Georgia to Regulate Condoms?
A draft bill from Georgian Prime Minister Bidzina Ivanishvili's Georgian Dream coalition that would limit minors’ access and exposure to sex paraphernalia has brought some adult-themed debates recently to Georgia’s parliamentary floor. The bill proposes to ban the sale and advertising of items of a sexual nature in stores that sell children’s apparel and toys. It would also prohibit the sale of such goods in schools and other institutions that serve youth under 18 and in stores located near such facilities.
But, divided on just about anything -- from foreign policy to law-and-order matters -- parliament has not yet reached a cross-party consensus on what kinds of goods actually can be considered sexual.
“People get aroused by very different things,” knowingly remarked parliamentarian Zurab Japaridze at a recent committee hearing, Liberali.ge reported. “What kind of props people use during sex games is a very personal thing… and the state should not be regulating this.”
Japaridze and fellow members of President Mikheil Saakashvili's United National Movement have requested the Georgian Dream coalition, which initiated the bill, to provide a hit list of items that would be restricted under the amendment.
And so the work began: sex toys – yes; porn – yes; condoms -- here things get a little tricky. Some parliamentarians proposed to make a distinction between condoms that serve the sole function of preventing sexually transmitted diseases or unwanted pregnancy, and those that also enhance sexual experience.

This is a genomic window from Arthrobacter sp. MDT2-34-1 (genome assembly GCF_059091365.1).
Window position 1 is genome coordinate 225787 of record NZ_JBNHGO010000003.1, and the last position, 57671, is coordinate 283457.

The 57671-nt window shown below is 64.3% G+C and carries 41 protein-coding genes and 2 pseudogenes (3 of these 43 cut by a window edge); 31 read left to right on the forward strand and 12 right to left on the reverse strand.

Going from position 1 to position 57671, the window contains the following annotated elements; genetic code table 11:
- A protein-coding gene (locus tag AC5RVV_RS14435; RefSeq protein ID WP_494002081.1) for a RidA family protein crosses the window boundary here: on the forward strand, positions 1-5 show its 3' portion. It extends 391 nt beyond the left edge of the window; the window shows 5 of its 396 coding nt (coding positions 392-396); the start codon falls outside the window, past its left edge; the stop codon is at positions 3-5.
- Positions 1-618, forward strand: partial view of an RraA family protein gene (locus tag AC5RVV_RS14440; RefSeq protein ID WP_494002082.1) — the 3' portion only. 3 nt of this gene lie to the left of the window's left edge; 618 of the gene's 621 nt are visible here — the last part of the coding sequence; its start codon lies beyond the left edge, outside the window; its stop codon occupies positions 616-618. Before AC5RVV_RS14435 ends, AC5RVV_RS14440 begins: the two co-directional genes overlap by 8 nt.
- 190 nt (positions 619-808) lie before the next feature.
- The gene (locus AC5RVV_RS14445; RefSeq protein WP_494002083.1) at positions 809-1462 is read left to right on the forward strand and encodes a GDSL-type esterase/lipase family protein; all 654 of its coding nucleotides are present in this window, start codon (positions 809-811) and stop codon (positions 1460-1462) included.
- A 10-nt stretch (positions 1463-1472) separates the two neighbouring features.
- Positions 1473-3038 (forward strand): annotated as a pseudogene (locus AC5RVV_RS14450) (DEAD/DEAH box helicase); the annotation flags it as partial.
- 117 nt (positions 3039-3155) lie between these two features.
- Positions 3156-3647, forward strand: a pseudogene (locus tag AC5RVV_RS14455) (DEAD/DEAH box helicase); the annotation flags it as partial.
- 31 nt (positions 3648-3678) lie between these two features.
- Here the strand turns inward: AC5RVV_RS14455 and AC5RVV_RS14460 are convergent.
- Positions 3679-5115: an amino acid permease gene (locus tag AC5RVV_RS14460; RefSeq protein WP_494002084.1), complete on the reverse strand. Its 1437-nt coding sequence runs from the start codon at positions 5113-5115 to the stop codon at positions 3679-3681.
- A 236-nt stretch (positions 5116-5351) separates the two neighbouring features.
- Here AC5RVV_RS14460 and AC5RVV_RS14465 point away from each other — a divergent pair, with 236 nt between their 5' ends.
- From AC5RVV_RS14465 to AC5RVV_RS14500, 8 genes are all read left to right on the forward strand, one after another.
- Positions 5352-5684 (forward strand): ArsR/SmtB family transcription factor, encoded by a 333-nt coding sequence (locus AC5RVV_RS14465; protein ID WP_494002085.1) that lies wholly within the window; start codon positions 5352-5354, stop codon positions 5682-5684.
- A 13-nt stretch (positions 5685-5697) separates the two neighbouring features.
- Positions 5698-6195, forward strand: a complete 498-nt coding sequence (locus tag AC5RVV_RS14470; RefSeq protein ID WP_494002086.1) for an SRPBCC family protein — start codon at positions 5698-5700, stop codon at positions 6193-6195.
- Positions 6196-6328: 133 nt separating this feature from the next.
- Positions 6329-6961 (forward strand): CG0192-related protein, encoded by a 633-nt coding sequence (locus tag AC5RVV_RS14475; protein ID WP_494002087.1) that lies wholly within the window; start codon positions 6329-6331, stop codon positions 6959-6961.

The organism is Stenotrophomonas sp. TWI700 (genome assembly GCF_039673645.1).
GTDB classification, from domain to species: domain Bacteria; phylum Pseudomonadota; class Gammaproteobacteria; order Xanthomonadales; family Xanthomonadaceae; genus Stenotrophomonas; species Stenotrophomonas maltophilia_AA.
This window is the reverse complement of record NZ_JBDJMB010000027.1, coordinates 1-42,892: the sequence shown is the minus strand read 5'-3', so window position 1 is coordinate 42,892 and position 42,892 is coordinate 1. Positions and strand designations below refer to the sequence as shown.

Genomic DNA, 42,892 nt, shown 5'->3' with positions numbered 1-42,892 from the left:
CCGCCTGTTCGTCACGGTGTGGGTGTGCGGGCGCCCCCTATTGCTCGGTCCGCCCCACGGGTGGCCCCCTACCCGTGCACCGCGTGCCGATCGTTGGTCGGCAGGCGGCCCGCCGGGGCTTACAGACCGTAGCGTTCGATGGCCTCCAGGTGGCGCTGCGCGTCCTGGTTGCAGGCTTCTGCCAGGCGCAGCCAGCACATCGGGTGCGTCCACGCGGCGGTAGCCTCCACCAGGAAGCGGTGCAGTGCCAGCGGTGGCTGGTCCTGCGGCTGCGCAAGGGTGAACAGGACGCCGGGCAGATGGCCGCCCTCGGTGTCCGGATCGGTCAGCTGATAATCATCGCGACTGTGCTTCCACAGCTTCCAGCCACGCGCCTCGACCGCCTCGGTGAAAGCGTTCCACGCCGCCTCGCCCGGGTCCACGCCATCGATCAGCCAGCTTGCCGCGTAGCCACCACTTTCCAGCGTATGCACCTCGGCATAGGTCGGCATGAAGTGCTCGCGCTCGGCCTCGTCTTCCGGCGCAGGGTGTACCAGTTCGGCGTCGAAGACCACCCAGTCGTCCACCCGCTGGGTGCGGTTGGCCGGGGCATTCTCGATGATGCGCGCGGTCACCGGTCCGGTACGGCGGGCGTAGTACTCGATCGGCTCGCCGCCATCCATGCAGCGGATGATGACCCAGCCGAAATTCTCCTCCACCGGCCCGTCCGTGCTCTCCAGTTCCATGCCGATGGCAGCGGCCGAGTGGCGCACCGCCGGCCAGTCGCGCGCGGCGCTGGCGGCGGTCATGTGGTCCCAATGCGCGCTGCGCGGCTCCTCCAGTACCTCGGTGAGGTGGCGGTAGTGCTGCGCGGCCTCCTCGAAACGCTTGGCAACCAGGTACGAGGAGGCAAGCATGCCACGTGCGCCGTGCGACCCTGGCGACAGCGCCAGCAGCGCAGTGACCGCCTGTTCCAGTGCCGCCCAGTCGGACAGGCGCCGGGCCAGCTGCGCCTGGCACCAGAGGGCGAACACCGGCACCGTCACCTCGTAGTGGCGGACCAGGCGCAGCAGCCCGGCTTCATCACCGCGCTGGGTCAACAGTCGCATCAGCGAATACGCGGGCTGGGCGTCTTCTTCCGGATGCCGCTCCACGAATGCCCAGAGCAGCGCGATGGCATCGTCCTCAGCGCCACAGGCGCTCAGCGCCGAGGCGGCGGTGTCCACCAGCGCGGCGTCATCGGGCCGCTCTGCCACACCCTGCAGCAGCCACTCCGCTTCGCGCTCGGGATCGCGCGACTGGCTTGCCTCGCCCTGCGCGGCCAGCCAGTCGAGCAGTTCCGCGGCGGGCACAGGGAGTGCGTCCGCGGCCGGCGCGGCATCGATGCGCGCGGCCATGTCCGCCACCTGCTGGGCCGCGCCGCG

“A condom can have not only a protective function, but also be meant to receive pleasure if is enhanced by certain technical means,” senior Georgian-Dream lawmaker Levan Berdzenishvili explained to parliament’s legal committee.
Fellow Georgian Dream member Koba Davitashvili backed the point, saying that law enforcement officials will know the “wrong” kind of condom when they see it.
“There are two kinds of condoms; one is meant for protection, another for satisfying sexual urges,” Davitashvili said. “One will be sold and another will not be sold. It is very easy.”
He argued that there is no need to compile a list of “sexual items” to include in the law, and that a general definition would do.
Minority member Pavle Kublashvili disagreed. Law enforcement agencies and courts need to have a reference list to be able to make decisions on this matter, he asserted.
Some others believe that the amendments contradict Georgian law. One lawyer asserted in a Q&A with Netgazeti.ge that since 16-year-olds are allowed to have sex, they should also have free access to sex toys.
Saakashvili and Ivanishvili have not weighed in on the issue yet, but chances are the two rival leaders, different in so much, will be no less divided on a topic such as this.